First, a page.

Factories’ strike halts production  


Bereng Mpaki

PRODUCTION came to a standstill in the garment factories this week after workers embarked onto an indefinite nationwide strike over their demands for salary increases.

The workers want the government to gazette a 20 percent salary increase for the 2021/22 financial year to cushion them against the sharp increase in the cost of living.

On Monday and Tuesday the police were forced to deploy water cannons and fire rubber bullets to disperse rioting workers in the Thetsane Industrial area. The protestors had blocked traffic for hours.

Workers who had reported for duty were turned back home as their striking colleagues drove them out of the factories forcing employers to suspend operations on Monday.

The riots continued on Tuesday with the police fighting running battles with the demonstrators who were barricading roads. The demonstrators used rocks, demolished streetlight poles, logs and rubbish bins to block traffic in Ha-Thetsane, Qoaling and Ha-Tikoe.

While workers stayed out of work in Maseru’s industrial areas, the situation was tranquil yesterday.

The strike started on Friday with protests being reported in Maputsoe. While most workers did not report for work on Friday in Maseru, the protests only turned violent this week.

The workers also want the government to gazette a new minimum wage in retrospect for the 2020/21 financial year since they were not awarded salary increases that year.

The minimum wage for different industries is determined by the Labour and Employment Ministry through the recommendations of the Wages Advisory Board (WAB).

The WAB is made up of workers, employers and government representatives. It sits annually to determine the minimum wage adjustment for various private sector employees considered vulnerable.

The workers and employers this year failed to agree on the rates by which to adjust this year’s minimum wage standards. Now the ministry must intervene by determining the rates in consultation with the public.

Samuel Mokhele, the secretary general of National Clothing, Textile and Allied Workers Union (NACTWU), told the Lesotho Times that the strike would continue until the government has issued gazettes for both the 2020/21 and 2021/22 financial years.

He said other labour unions participating in the strike are United Textile Employees (UNITE), Lentsoe la Sechaba Workers Union, Lesotho Workers Association (LEWA), Construction, Mining and Quarrying Workers Union (CMQ) and Lesotho Wholesalers, Catering and Allied Workers Union (LEWCAWU).

“We will continue the strike until the government has addressed our grievances,” Mr Mokhele said.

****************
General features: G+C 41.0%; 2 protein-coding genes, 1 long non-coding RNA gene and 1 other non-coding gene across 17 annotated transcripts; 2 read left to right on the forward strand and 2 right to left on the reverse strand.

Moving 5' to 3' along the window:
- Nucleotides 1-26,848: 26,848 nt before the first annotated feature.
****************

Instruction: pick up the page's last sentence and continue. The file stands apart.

“We want the government to issue the 2020/21 minimum wage gazette reflecting a 5, 5 percent wage increase as per the ministry’s recommendation and the 20 percent adjustment we want for 2021/22 financial year.”

Mr Mokhele said their Friday protests were largely successful with all factories being closed in Maputsoe while a few were open at the Thetsane industrial area. He said only one factory was open at the Maseru industrial area.

He said there was confusion which led to some workers reporting for work on Friday despite the call to stay at home.

Tours of the industrial areas in Maseru yesterday revealed that all factories were still closed and a few scattered people were milling outside the factories under the watchful eyes of the heavily deployed police officers.

“The initial plan was to hold a march to petition the Prime Minister but we were only informed last week our application to stage the march had been declined. So, we had to change our plans on short notice.

“We could not therefore, get the information to our members in time because last Thursday 13 April being a public holiday. So, there was some confusion among the workers the message that they should not report for duty last Friday.”

On its part, the Labour and Employment ministry said in a Monday statement that Prime Minister Moeketsi Majoro had formed a sub-committee of ministers to address the workers’ grievances. The ministry said the subcommittee would meet with the workers’ unions and employers’ representatives yesterday to communicate cabinet’s decision on the matter.

“The subcommittee will meet the employer organisations and trade unions on 19 May (yesterday) to discuss cabinet’s decision on the matter and to find a lasting solution.

“In the meantime, the trade unions and workers in general are requested to refrain from the ongoing illegal industrial actions, to enable the planned discussions to proceed,” reads the statement.

However, yesterday workers still did not report for duty.

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